Job Evaluation Process

This process refers to all components of the university's formal pay program. The staff employee's pay at Case results from the following:

A. How are jobs evaluated?

The job evaluation process established the relative value of jobs throughout the university. There are two steps involved in this process:

  1. Job Analysis and Job Description - Using a "job profile," the content of each job is analyzed to identify key duties, responsibilities, and qualification necessary to perform the job. Written job descriptions are then prepared to contain this information.
  2. Job Evaluation - A computer assisted job evaluation plan, measuring 17 dimensions of nonexempt work and 28 dimensions of exempt work, is used to evaluate the relative worth of staff positions. This evaluation process focuses on valuing the content of each position in terms of a series of well defined compensable factors.

    The factors for clerical, service, technical, and administrative support positions include:
    • Knowledge: Minimum required level of specialized training, education, and previous related work experience.
    • Skill: The manual and physical skills required to perform the duties of the position.
    • Work Complexity: The degree and amount of judgment, initiative and ingenuity involved in accomplishing work.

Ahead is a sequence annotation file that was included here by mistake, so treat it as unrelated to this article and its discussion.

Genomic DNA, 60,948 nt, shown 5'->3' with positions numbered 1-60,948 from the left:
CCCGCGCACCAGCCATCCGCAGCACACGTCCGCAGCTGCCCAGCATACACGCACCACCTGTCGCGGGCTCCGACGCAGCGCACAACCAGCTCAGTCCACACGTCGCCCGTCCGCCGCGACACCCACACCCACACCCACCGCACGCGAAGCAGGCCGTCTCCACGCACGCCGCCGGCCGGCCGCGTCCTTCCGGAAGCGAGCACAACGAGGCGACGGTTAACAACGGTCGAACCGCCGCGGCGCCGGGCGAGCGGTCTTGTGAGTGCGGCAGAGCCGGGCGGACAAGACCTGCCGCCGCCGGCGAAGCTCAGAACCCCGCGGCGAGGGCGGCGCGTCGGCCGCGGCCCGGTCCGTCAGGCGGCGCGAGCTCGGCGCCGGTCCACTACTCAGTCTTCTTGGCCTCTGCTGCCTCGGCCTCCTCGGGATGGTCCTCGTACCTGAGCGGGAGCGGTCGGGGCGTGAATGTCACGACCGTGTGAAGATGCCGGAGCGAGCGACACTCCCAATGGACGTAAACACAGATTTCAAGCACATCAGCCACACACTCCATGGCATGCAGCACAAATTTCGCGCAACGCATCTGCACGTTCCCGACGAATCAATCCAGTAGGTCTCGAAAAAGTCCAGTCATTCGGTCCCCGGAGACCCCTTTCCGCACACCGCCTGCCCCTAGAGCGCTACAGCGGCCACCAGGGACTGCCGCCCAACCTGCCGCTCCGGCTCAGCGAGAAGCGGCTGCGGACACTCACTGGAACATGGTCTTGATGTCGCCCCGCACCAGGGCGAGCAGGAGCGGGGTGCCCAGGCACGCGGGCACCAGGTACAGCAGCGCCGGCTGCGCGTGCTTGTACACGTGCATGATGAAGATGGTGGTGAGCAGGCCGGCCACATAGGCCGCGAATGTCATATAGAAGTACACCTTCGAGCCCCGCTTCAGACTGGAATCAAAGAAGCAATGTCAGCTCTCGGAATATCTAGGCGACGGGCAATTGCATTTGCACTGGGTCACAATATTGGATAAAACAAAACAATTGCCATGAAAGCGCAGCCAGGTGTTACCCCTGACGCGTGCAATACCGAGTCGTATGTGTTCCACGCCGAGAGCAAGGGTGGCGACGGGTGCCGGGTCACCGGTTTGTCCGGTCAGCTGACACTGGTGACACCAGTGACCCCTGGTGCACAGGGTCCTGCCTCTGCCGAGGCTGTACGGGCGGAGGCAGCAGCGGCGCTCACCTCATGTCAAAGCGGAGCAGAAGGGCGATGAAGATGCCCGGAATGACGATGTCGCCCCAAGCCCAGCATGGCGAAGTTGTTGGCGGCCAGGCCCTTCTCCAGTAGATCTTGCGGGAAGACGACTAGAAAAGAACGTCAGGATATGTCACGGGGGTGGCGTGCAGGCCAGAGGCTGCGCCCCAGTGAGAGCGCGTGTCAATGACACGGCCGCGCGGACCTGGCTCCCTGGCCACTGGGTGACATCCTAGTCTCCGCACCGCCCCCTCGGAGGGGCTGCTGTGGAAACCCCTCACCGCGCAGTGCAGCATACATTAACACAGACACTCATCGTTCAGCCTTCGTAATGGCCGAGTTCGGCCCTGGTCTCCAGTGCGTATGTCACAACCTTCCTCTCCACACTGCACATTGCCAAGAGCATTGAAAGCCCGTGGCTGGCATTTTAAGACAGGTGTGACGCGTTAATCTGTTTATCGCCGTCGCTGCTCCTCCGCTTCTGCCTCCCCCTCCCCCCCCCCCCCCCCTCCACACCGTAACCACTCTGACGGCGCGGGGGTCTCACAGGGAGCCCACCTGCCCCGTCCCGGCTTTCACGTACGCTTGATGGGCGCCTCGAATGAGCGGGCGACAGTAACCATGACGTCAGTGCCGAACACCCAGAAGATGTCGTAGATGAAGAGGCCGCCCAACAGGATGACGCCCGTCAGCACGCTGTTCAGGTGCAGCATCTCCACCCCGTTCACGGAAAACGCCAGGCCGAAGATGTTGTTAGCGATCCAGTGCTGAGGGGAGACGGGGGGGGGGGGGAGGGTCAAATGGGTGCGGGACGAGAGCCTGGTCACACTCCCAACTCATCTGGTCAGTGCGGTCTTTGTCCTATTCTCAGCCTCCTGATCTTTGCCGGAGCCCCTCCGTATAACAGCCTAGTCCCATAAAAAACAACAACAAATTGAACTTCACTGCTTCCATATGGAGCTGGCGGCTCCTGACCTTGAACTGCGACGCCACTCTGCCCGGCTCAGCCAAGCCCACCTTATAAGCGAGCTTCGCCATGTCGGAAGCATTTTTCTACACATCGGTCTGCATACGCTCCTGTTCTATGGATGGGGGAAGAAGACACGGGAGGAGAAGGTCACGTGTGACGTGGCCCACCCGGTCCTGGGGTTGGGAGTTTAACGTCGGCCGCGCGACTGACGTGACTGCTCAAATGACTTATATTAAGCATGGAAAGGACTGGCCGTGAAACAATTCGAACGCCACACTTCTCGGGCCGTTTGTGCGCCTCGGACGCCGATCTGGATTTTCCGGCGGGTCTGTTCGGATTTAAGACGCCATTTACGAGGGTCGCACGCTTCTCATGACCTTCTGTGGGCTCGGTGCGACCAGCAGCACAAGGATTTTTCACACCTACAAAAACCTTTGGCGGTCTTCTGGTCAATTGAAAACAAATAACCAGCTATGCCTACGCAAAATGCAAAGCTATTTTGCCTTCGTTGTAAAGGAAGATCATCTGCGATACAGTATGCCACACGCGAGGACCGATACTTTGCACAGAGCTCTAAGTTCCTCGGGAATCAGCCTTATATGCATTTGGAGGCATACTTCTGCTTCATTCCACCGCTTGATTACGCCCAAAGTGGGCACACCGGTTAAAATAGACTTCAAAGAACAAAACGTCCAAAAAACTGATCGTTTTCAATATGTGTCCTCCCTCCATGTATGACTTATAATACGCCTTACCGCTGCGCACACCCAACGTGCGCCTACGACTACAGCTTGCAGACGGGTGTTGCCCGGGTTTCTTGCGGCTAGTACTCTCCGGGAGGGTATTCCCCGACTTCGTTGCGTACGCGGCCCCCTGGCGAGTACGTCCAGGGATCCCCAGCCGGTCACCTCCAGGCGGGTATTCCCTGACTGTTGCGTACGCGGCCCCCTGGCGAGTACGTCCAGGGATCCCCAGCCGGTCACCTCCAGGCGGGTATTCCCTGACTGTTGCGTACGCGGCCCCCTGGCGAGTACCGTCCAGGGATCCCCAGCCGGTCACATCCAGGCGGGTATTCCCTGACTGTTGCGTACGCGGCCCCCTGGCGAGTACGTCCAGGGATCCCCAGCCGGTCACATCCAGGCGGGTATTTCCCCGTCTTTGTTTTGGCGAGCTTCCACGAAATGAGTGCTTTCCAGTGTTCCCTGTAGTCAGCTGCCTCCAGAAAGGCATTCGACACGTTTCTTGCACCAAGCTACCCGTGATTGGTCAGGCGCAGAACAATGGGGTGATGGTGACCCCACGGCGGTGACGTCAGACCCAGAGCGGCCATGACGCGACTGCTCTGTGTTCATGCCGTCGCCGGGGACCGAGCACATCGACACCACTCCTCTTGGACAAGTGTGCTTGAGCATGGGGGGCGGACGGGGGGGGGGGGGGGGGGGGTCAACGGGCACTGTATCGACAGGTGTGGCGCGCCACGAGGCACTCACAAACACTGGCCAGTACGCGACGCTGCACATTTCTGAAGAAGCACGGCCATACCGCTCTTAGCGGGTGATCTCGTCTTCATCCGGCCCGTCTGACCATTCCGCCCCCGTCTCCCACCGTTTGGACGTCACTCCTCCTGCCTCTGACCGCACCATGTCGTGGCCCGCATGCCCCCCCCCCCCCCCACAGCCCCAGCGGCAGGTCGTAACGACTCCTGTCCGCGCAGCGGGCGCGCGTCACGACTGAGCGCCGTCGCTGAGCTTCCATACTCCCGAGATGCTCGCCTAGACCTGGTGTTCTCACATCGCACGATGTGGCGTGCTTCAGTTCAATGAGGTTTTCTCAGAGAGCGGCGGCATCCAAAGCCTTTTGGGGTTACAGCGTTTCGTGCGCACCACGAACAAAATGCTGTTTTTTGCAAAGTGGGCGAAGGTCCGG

• Contact with Others: The extent to which the work entails dealing with others in the course of one's regular duties, including the frequency and nature of contacts and the likely results of such contacts.
    • Property Protection and Use: The extent to which the position has responsibility for university property, including funds, vehicles and confidential information.
    • Work Leadership: The responsibility for directing, instructing and training personnel; and for planning controlling and assigning work.
    • Working Environment: The physical conditions encountered during a typical work day. Conditions such as heat, cold, dirt, fumes, hazards, etc. are considered.
    • Student Relations: The responsibility for dealing with students, including the nature and frequency of contacts.
  3. The factors for professional, administrative, and managerial positions include responsibility for:
    • Programs, Projects or Operations: The level in the organization, scope of activities performed, parameters of authority, complexity or nature of responsibilities, and the minimum credentials required to perform the job upon hire.
    • Supervision: The number and variety of employees supervised.
    • Employee Relations: Promoting and maintaining satisfactory human relations, morale and effectiveness or subordinates.
    • External Contacts: Personally dealing with individuals or organizations outside the university.
    • Internal Contacts: Personally dealing with individuals within the university, but outside the direct line of authority of the position, to coordinate activities and task accomplishment.
    • Investigation or Fact Finding: Activities undertaken to identify facts, and develop ideas, designs or processes.